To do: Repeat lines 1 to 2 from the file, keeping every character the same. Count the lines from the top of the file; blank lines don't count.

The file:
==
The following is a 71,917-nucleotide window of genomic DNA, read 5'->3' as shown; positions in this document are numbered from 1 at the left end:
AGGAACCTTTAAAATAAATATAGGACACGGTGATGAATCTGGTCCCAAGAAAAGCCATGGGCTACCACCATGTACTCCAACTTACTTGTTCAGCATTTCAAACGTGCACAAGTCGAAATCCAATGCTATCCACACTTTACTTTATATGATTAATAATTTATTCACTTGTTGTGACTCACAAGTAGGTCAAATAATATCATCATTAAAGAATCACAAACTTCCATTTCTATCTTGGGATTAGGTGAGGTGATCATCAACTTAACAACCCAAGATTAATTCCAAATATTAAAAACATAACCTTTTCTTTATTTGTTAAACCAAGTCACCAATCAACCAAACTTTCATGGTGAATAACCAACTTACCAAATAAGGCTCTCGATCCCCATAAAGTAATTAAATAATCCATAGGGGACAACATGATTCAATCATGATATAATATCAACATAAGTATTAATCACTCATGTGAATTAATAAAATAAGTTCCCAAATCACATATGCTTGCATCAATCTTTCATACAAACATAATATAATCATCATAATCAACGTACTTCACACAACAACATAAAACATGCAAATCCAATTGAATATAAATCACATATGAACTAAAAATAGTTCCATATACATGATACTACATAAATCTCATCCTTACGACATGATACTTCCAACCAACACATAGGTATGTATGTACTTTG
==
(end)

The following is a 71,917-nucleotide window of genomic DNA, read 5'->3' as shown; positions in this document are numbered from 1 at the left end:
AGGAACCTTTAAAATAAATATAGGACACGGTGATGAATCTGGTCCCAAGAAAAGCCATGGGCTACCACCATGTACTCCAACTTACTTGTTCAGCATTTCAAACGTGCACAAGTCGAAATCCAATGCTATCCACACTTTACTTTATATGATTAATAATTTATTCACTTGTTGTGACTCACAAGTAGGTCAAATAATATCATCATTAAAGAATCACAAACTTCCATTTCTATCTTGGGATTAGGTGAGGTGATCATCAACTTAACAACCCAAGATTAATTCCAAATATTAAAAACATAACCTTTTCTTTATTTGTTAAACCAAGTCACCAATCAACCAAACTTTCATGGTGAATAACCAACTTACCAAATAAGGCTCTCGATCCCCATAAAGTAATTAAATAATCCATAGGGGACAACATGATTCAATCATGATATAATATCAACATAAGTATTAATCACTCATGTGAATTAATAAAATAAGTTCCCAAATCACATATGCTTGCATCAATCTTTCATACAAACATAATATAATCATCATAATCAACGTACTTCACACAACAACATAAAACATGCAAATCCAATTGAATATAAATCACATATGAACTAAAAATAGTTCCATATACATGATACTACATAAATCTCATCCTTACGACATGATACTTCCAACCAACACATAGGTATGTATGTACTTTG